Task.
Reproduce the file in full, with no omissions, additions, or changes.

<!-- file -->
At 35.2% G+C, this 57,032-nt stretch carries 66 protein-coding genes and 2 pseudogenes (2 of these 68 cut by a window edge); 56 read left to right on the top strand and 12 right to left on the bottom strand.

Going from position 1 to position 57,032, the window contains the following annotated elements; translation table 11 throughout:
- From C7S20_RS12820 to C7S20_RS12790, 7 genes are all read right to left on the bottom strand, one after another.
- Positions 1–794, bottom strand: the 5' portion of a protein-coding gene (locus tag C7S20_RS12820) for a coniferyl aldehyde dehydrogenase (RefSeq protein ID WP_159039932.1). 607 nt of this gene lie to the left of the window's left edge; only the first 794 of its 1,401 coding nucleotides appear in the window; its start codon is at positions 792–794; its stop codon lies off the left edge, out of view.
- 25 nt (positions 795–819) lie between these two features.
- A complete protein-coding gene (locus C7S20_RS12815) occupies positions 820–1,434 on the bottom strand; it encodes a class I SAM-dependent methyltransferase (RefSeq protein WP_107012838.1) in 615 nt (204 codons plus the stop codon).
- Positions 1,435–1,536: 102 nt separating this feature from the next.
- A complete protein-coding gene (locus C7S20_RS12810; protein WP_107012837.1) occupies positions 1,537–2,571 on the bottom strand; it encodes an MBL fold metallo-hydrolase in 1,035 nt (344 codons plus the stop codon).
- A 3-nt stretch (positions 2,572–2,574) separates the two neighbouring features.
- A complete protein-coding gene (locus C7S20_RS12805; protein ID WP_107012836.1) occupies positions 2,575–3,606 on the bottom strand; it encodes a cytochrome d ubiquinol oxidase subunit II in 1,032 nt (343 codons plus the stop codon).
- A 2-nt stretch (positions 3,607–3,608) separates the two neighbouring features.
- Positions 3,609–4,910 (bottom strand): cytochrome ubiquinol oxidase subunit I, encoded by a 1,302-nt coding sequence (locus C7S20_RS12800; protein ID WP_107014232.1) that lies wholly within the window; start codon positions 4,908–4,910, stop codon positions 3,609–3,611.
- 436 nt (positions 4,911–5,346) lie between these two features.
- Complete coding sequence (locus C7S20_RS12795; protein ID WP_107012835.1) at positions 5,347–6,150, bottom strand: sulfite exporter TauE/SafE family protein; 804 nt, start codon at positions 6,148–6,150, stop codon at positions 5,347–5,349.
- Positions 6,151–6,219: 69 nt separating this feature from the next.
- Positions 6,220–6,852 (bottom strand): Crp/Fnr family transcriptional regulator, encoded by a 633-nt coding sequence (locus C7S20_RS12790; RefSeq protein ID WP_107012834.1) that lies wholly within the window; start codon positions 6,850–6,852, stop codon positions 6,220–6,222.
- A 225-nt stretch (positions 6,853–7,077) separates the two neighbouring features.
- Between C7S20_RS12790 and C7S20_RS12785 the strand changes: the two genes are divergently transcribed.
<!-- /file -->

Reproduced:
At 35.2% G+C, this 57,032-nt stretch carries 66 protein-coding genes and 2 pseudogenes (2 of these 68 cut by a window edge); 56 read left to right on the top strand and 12 right to left on the bottom strand.

Going from position 1 to position 57,032, the window contains the following annotated elements; translation table 11 throughout:
- From C7S20_RS12820 to C7S20_RS12790, 7 genes are all read right to left on the bottom strand, one after another.
- Positions 1–794, bottom strand: the 5' portion of a protein-coding gene (locus tag C7S20_RS12820) for a coniferyl aldehyde dehydrogenase (RefSeq protein ID WP_159039932.1). 607 nt of this gene lie to the left of the window's left edge; only the first 794 of its 1,401 coding nucleotides appear in the window; its start codon is at positions 792–794; its stop codon lies off the left edge, out of view.
- 25 nt (positions 795–819) lie between these two features.
- A complete protein-coding gene (locus C7S20_RS12815) occupies positions 820–1,434 on the bottom strand; it encodes a class I SAM-dependent methyltransferase (RefSeq protein WP_107012838.1) in 615 nt (204 codons plus the stop codon).
- Positions 1,435–1,536: 102 nt separating this feature from the next.
- A complete protein-coding gene (locus C7S20_RS12810; protein WP_107012837.1) occupies positions 1,537–2,571 on the bottom strand; it encodes an MBL fold metallo-hydrolase in 1,035 nt (344 codons plus the stop codon).
- A 3-nt stretch (positions 2,572–2,574) separates the two neighbouring features.
- A complete protein-coding gene (locus C7S20_RS12805; protein ID WP_107012836.1) occupies positions 2,575–3,606 on the bottom strand; it encodes a cytochrome d ubiquinol oxidase subunit II in 1,032 nt (343 codons plus the stop codon).
- A 2-nt stretch (positions 3,607–3,608) separates the two neighbouring features.
- Positions 3,609–4,910 (bottom strand): cytochrome ubiquinol oxidase subunit I, encoded by a 1,302-nt coding sequence (locus C7S20_RS12800; protein ID WP_107014232.1) that lies wholly within the window; start codon positions 4,908–4,910, stop codon positions 3,609–3,611.
- 436 nt (positions 4,911–5,346) lie between these two features.
- Complete coding sequence (locus C7S20_RS12795; protein ID WP_107012835.1) at positions 5,347–6,150, bottom strand: sulfite exporter TauE/SafE family protein; 804 nt, start codon at positions 6,148–6,150, stop codon at positions 5,347–5,349.
- Positions 6,151–6,219: 69 nt separating this feature from the next.
- Positions 6,220–6,852 (bottom strand): Crp/Fnr family transcriptional regulator, encoded by a 633-nt coding sequence (locus C7S20_RS12790; RefSeq protein ID WP_107012834.1) that lies wholly within the window; start codon positions 6,850–6,852, stop codon positions 6,220–6,222.
- A 225-nt stretch (positions 6,853–7,077) separates the two neighbouring features.
- Between C7S20_RS12790 and C7S20_RS12785 the strand changes: the two genes are divergently transcribed.